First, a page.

ML: There is something about the time limit, as well as the fact that they’ve been preparing for class all week. People talk about the stories or essays we give them with each other before they come to class. When we get in there, people are absolutely ready. They were so engaged and asked such interesting questions about the material that I found myself stepping it up as a teacher, very naturally asking better questions of them. It felt mutually enriching. My expectations were exceeded completely, in terms of the intensity of the discussion and the degree to which I became emotionally invested in it.
AG: The second time I was at OPP, a guy asked, “Why do people read?” It’s a question we don’t often think about because we’ve always been readers. But he basically said he didn’t grow up reading at all except cereal boxes or signs. It was never a priority. I asked him, “Well, why did you read this essay?” He read it because he saw one of the guys on his block reading it and that guy was really into it, and he wanted to see what was so interesting about it. Of course, that’s the kind of question you always throw back to everybody else in the room, and they had much better answers than I could come up with. Immediate ones were about educating yourself to get along better in the world, expanding your brain so it’s not so narrow, not confined to just what you’re seeing in the world.
LN: There were a couple of guys who struggled a little more than the others with turning on the imagination for magical realism during that writing exercise. I think imagination is often beaten out of us as adults. I don’t know what brought these men to OPP, but clearly something has gone wrong, and there probably hasn’t always been room to sit and around and daydream and imagine. Sometimes that part gets turned off and it’s not always easy to turn it back on. That’s not just people in prison—that’s adults.
IV. It’s ridiculous how few people have access to this resource.
MY: As a poet, you think: “What good is this stupid little thing I’m writing?” You think, “I can write, but can I do other things in the world?” But then I remember: “I’m a teacher!” I tell my students, “Poetry may make nothing happen, but hopefully what poems can do is give you a slanted take on things.” Teaching liberal arts to inmates is not giving them a trade, but it’s hopefully changing or molding a mindset or mode of thinking, encouraging them to question things, to look at things from multiple perspectives. That’s all critical thinking is, to me—finding something’s patterns and variations and being able to ask questions. That’s what the humanities are really good at if they’re taught right.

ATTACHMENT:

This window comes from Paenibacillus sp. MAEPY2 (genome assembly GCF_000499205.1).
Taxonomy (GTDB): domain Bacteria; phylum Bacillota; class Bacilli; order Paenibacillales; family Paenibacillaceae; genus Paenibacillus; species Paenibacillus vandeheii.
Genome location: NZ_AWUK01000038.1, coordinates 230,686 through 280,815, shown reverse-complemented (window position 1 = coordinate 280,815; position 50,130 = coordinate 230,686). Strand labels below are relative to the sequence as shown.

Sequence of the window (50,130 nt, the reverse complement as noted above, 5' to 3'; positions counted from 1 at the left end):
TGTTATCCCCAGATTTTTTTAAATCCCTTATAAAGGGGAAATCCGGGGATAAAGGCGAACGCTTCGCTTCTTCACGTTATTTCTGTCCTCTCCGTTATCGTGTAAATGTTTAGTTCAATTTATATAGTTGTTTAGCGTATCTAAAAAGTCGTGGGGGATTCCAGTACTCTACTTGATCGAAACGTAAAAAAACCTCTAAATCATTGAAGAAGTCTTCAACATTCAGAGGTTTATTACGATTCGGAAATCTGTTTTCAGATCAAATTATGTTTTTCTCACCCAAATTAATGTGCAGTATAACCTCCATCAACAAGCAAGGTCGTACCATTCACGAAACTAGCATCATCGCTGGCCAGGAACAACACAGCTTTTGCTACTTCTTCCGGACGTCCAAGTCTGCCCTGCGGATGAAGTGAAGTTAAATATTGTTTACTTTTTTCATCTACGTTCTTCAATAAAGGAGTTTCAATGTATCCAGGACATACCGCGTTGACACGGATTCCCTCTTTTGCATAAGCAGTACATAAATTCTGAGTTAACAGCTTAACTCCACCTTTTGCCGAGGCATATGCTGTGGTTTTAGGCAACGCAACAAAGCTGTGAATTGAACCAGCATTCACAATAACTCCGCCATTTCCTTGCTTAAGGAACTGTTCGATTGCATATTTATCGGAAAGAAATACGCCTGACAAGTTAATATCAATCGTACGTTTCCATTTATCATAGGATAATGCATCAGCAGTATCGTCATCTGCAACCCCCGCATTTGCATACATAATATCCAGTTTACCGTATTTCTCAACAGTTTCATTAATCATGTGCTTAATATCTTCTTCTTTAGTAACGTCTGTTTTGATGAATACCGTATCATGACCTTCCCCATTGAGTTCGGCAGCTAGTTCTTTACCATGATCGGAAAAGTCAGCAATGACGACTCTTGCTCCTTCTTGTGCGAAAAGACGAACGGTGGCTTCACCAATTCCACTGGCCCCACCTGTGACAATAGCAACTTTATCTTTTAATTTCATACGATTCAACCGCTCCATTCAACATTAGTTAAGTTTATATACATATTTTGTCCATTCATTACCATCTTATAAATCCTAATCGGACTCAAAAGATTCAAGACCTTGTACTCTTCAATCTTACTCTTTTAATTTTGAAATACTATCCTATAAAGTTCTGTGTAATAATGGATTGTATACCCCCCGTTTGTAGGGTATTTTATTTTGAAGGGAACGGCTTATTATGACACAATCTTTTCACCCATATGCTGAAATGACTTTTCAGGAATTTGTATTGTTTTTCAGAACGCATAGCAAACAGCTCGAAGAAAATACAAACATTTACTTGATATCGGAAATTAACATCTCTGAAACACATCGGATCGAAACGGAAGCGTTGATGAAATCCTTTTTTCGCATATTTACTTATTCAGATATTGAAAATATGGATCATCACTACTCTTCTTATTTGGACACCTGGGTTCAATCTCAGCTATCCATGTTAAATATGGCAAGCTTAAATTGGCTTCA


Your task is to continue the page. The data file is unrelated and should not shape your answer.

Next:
ML: Only good things can come out of deep engagement with language and text. It’s a great thing that this program exists. Nik’s is the first of its kind in New Orleans, as far as I know. It’s wonderful to be involved, but at the same time it’s disturbing that something similar hadn’t coalesced before now.
LN: There’s an imperative to have this kind program in every place of incarceration. Anybody who’s locked up for any reason deserves to have his or her creative and intellectual needs met on a daily basis. It should be a given. It is not a given. There are nine students in this class right now. How many people are sitting in OPP? Thousands? It’s ridiculous how few people have access to this resource. It’s unthinkable, frankly. And OPP is not unique.
AG: I do see teaching as an ethical thing. Teaching in OPP reminded me in a very shocking and stark way how seriously I take this profession. I was pouring everything into every minute. Walking back to my car, I felt so gratified, so privileged to be able to do that. There was a lot of conflict within myself afterwards, knowing these guys have to go back to their cell blocks and I get to go back to my car and drive home. But I know that participating helped me reconnect to why I love teaching and why I love literature so much, why I feel so intensely about sharing that experience with other people.
This interview by Ari Braverman is reposted from Press Street: Room 220, a content partner of NolaVie.